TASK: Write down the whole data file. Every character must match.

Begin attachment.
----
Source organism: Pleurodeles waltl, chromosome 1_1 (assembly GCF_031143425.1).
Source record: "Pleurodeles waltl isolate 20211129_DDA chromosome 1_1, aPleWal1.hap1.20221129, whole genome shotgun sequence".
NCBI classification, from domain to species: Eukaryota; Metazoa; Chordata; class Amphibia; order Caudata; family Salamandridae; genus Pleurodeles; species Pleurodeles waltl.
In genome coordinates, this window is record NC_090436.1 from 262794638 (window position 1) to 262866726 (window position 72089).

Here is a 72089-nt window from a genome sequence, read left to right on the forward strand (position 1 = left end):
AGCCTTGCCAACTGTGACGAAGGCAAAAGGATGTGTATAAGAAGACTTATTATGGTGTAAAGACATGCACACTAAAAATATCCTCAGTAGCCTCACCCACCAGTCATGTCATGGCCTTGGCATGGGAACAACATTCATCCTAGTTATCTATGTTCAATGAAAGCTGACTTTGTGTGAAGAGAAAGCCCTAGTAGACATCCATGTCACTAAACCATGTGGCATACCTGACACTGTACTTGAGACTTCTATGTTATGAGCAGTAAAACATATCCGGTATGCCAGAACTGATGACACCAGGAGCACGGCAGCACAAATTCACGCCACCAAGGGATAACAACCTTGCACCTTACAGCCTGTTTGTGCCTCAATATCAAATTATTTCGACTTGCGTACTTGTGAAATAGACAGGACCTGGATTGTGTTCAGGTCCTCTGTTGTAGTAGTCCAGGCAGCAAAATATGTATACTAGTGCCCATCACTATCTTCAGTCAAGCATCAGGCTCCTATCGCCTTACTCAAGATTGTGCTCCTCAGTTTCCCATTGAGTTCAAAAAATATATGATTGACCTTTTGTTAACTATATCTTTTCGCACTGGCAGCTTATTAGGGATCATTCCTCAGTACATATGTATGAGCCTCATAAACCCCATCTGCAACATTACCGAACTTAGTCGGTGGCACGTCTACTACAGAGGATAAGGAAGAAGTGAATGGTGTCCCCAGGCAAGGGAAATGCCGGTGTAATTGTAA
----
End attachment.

Source organism: Pleurodeles waltl, chromosome 1_1 (assembly GCF_031143425.1).
Source record: "Pleurodeles waltl isolate 20211129_DDA chromosome 1_1, aPleWal1.hap1.20221129, whole genome shotgun sequence".
NCBI classification, from domain to species: Eukaryota; Metazoa; Chordata; class Amphibia; order Caudata; family Salamandridae; genus Pleurodeles; species Pleurodeles waltl.
In genome coordinates, this window is record NC_090436.1 from 262794638 (window position 1) to 262866726 (window position 72089).

Here is a 72089-nt window from a genome sequence, read left to right on the forward strand (position 1 = left end):
AGCCTTGCCAACTGTGACGAAGGCAAAAGGATGTGTATAAGAAGACTTATTATGGTGTAAAGACATGCACACTAAAAATATCCTCAGTAGCCTCACCCACCAGTCATGTCATGGCCTTGGCATGGGAACAACATTCATCCTAGTTATCTATGTTCAATGAAAGCTGACTTTGTGTGAAGAGAAAGCCCTAGTAGACATCCATGTCACTAAACCATGTGGCATACCTGACACTGTACTTGAGACTTCTATGTTATGAGCAGTAAAACATATCCGGTATGCCAGAACTGATGACACCAGGAGCACGGCAGCACAAATTCACGCCACCAAGGGATAACAACCTTGCACCTTACAGCCTGTTTGTGCCTCAATATCAAATTATTTCGACTTGCGTACTTGTGAAATAGACAGGACCTGGATTGTGTTCAGGTCCTCTGTTGTAGTAGTCCAGGCAGCAAAATATGTATACTAGTGCCCATCACTATCTTCAGTCAAGCATCAGGCTCCTATCGCCTTACTCAAGATTGTGCTCCTCAGTTTCCCATTGAGTTCAAAAAATATATGATTGACCTTTTGTTAACTATATCTTTTCGCACTGGCAGCTTATTAGGGATCATTCCTCAGTACATATGTATGAGCCTCATAAACCCCATCTGCAACATTACCGAACTTAGTCGGTGGCACGTCTACTACAGAGGATAAGGAAGAAGTGAATGGTGTCCCCAGGCAAGGGAAATGCCGGTGTAATTGTAA